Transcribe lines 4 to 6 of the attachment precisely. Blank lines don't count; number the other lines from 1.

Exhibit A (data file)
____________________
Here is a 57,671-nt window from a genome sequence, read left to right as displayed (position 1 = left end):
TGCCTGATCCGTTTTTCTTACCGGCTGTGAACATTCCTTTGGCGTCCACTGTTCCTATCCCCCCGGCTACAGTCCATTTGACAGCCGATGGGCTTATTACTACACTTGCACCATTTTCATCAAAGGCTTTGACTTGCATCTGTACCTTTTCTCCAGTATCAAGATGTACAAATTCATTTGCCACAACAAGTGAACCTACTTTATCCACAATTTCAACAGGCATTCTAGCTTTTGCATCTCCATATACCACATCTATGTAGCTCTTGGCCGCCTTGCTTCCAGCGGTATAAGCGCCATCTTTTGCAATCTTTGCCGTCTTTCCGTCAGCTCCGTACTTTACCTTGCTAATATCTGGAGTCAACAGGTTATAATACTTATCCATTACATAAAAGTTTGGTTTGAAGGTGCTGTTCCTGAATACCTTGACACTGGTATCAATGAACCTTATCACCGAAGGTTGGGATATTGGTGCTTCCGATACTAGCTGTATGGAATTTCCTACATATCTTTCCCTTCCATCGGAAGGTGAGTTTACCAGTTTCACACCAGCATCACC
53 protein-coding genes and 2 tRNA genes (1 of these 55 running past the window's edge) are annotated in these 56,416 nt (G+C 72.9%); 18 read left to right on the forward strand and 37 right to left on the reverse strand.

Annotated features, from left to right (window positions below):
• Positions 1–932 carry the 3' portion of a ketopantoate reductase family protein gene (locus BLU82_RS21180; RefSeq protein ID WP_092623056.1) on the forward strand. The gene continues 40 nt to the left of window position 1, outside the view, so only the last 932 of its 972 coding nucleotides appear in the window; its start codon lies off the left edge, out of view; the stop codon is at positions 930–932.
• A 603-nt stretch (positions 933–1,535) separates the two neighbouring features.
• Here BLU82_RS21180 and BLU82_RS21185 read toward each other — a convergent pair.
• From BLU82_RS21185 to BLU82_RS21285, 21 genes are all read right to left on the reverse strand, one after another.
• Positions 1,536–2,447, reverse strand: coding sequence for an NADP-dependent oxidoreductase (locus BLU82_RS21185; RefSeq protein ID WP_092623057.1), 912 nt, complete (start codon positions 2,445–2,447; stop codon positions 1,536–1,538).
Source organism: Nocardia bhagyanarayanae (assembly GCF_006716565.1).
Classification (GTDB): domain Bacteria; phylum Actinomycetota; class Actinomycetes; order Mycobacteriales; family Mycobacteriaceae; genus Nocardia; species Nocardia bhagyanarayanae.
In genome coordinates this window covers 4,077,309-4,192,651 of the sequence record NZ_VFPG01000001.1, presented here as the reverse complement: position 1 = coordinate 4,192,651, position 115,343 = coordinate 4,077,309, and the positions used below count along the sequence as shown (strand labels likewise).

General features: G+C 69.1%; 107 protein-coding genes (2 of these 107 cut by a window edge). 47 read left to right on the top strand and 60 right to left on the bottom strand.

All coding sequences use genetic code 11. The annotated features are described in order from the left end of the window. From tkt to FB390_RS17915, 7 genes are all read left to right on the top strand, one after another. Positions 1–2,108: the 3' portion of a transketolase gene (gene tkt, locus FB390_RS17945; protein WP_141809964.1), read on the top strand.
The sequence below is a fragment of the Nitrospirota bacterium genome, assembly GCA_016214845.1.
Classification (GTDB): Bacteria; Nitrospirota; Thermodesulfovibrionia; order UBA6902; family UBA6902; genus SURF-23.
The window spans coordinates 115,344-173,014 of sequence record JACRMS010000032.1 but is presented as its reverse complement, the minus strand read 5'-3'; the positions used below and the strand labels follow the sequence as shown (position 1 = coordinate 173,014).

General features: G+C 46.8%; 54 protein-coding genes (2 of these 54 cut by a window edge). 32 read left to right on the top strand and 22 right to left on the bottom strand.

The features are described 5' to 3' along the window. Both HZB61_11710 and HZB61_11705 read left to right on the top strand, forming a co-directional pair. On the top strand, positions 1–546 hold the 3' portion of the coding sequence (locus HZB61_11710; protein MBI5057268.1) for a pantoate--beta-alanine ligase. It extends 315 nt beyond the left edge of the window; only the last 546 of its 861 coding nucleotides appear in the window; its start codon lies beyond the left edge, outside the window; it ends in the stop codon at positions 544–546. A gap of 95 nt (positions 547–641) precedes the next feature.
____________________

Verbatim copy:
Annotated features, from left to right (window positions below):
• Positions 1–932 carry the 3' portion of a ketopantoate reductase family protein gene (locus BLU82_RS21180; RefSeq protein ID WP_092623056.1) on the forward strand. The gene continues 40 nt to the left of window position 1, outside the view, so only the last 932 of its 972 coding nucleotides appear in the window; its start codon lies off the left edge, out of view; the stop codon is at positions 930–932.
• A 603-nt stretch (positions 933–1,535) separates the two neighbouring features.